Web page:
Wales, sleepwalking to independence?

Lee Waters examines the consequences for Wales of Scottish independence

Independence is a fringe issue in Wales. Just 12% of Welsh voters support it, and that figure has been stubbornly consistent. But it is far from implausible that within a decade Wales could find itself standing alone, not through any conviction that independence is the best bet, but because the UK has left us.

Let’s consider what could happen.

A strong showing by UKIP in the Euro elections will be seized upon by skittish Conservative MPs to put pressure on David Cameron to harden his line on pulling Britain out of the EU.  That would play into the hands of the Scottish Yes campaign.














The latest YouGov poll shows that in an In/Out referendum 48% of Scottish voters would opt to stay in, compared to 37% in England. A bellicose response by Conservative backbenchers would allow the SNP to warn that English Tories (Boo! Hiss!) would cut the Scots off from Europe.  Deftly handled that is surely worth a few more percentage points in the polls.

The Yes campaign already has the momentum, and within the No campaign, having already deployed its major arguments against independence, a quiet sense of panic is beginning to set in.

A vote for Scottish independence on September 18th is not only possible, it looks increasingly plausible.

A narrow Yes vote would see a union forged in 1707 ruptured. A vote to leave the UK would be just the beginning of a lengthy negotiation on the terms of Scotland’s withdrawal.  Thorny issues like the future of the nuclear submarine base and the currency won’t be easy to resolve. In the event that Scotland opts to leave it would be wise of Whitehall to be magnanimous, but Unionists’ instincts are to make the nationalists stew in their rhetorical juices. It could well get ugly.

So where would that leave Wales?

Unsettled, for a start. And a bad tempered ending of the Union would especially unnerve the Welsh ruling class.  Eager to please, they have been very polite in making their claims for consideration.  But a resigned sense of powerlessness has solidified in their minds over the last year as it has become clearer that the reasoned cases made by endless committees of enquiry for more powers and more money have had little effect.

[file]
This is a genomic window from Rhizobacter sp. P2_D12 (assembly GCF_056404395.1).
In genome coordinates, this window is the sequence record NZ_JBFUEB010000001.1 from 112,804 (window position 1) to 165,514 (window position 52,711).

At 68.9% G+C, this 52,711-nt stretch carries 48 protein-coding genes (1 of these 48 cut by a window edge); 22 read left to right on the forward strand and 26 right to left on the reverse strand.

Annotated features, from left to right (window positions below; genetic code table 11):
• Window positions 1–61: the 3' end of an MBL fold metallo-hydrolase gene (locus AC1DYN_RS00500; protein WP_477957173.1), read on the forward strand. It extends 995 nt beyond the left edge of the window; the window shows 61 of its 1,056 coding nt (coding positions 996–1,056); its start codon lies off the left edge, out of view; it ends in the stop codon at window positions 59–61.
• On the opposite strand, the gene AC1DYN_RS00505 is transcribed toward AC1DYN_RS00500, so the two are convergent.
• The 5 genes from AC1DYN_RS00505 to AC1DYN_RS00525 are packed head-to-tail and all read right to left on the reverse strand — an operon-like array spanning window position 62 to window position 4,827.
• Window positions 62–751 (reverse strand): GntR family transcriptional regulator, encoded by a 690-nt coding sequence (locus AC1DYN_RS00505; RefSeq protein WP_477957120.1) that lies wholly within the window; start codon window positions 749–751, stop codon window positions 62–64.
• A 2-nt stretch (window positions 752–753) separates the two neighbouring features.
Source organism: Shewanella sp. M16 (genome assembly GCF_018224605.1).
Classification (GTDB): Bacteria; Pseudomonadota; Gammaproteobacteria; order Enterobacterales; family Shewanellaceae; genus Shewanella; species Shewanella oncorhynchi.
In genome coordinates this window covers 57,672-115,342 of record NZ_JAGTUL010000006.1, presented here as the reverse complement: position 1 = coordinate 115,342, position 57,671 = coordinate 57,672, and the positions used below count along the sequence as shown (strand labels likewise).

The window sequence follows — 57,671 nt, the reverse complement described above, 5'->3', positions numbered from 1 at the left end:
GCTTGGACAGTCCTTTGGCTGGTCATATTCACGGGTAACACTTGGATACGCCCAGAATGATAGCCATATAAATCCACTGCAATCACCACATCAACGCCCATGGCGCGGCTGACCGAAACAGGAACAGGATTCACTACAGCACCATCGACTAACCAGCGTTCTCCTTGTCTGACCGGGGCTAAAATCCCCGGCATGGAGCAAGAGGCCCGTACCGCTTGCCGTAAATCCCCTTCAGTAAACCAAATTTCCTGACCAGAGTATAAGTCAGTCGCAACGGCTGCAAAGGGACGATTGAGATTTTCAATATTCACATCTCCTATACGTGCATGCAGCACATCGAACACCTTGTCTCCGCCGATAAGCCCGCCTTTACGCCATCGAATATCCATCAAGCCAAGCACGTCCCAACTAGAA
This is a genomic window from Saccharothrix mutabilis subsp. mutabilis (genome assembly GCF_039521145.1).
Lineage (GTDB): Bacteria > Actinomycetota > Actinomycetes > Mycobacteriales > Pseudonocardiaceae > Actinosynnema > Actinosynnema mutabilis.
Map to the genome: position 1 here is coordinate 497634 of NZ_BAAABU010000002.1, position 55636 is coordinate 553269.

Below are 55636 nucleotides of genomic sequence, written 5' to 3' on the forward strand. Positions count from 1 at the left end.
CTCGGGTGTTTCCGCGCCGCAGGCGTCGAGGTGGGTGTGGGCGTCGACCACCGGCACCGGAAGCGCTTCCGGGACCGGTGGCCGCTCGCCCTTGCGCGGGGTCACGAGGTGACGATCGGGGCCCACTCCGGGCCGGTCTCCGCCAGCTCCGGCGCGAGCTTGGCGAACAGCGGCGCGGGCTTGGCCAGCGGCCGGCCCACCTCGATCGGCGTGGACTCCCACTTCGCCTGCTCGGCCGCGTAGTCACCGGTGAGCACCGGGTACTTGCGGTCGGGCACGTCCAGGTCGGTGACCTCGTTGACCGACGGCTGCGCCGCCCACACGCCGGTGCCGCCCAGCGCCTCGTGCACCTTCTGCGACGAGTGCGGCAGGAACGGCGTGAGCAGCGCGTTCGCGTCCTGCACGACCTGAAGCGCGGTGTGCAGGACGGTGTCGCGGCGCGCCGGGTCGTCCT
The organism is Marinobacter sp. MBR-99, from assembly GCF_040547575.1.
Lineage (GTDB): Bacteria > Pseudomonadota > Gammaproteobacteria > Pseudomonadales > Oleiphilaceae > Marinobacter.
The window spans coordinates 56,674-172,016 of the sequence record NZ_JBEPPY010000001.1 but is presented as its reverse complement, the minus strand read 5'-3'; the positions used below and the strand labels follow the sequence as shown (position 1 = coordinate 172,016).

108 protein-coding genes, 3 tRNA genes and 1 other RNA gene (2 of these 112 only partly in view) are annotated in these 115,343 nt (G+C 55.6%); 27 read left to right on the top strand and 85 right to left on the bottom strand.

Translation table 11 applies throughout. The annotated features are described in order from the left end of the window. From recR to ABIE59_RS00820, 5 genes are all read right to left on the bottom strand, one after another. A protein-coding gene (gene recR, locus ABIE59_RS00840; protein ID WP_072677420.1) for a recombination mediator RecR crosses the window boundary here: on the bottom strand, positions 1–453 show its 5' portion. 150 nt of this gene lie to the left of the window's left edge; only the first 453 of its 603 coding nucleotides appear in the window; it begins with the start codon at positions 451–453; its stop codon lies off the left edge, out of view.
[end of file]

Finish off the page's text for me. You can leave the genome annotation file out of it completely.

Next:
The most significant example is the bid for reform of the Barnett formula.  An expert Commission led by respected economist Gerald Holtham, pointed out that if Wales were treated on the same basis as an English region it would get some £300 Million more a year. Unfortunately for Wales scrapping the Barnett Formula would see the Scots lose £4 billion a year. Such is Wales’ lack of leverage that the Treasury didn’t even feel the need to dispute the analysis, it simply ignored it.

As part of their case that the UK is ‘better together’ the unionist parties have pledged to keep the Barnett Formula in place. It would seem that offending the Welsh is a small price to pay for placating the Scots.  Wales, Gerald Holtham has concluded, is to be treated as ‘the runt of the litter’: “like the youngest child of a poor family that gets only hand-me-down clothes, whether appropriate or not in style or size.”

These are significant statements as they signify the Welsh political elites beginning to give up hope that the union is responsive to its, modest, demands. “The United Kingdom is not a ‘sharing union’. It is rather a realpolitik union. Those with the loudest voice and a credible threat of secession, get to have most influence on how resources are allocated”,says Prof Richard Wyn Jones of Cardiff University’s Welsh Governance Centre.

So that begs the question, would Wales fare any better if Scotland were to leave the UK? It is possible that Whitehall will feel that it was unfortunate to lose one bit of the Union and they won’t be careless enough to lose another. But it seems unlikely. England’s relative size will have jumped from 85% of the UK, to nearly 92% of the rump state, and a resurgent England, and its future in Europe, is therefore likely to command the greater attention of the centre.

If Scotland were to vote to leave the UK, a bundle of pro-EU votes in an In/Out EU referendum would leave with them. If the polls are correct Wales’ wish to remain in the EU would be overwhelmed by England’s wish to leave.  Not only would that create a clash of values but it would create deep unease about Wales’ economic wellbeing.

The little regional policy there is within the UK is driven from Brussels and not London.  If the EU aid tap was turned off, with nothing equivalent in its place, the concern that economic policy is pre-occupied with keeping the golden eggs coming from south east of England geese would fester further.

But if this hypothetical chain of events is set off it will be politics that will really shift things. Crudely put, Welsh Labour’s conversion to devolution in the early 90s was powered by a calculation that it was the only way the party could be sure of exercising power in Wales. That sense of powerlessness could again shift thinking on the left in Wales.

A union dominated by a larger neighbour, chiefly presided over by right of centre Governments, and standing outside the EU, is a very different proposition from the current Union eulogised by unionist politicians in Wales.

At the time of writing a No vote in Scotland still seems the most likely, though with the lead narrowing it may be a slim victory that would settle little.  But the scenario I’ve set out could well come about, with profound and far-reaching consequences for Wales.  And it’s about time the Welsh started facing up to the fact that the ground beneath is moving.

Lee Waters is Director of the IWA. To read the full version of this article join IWA to receive the 52nd issue of The Welsh Agenda, or buy the magazine here:

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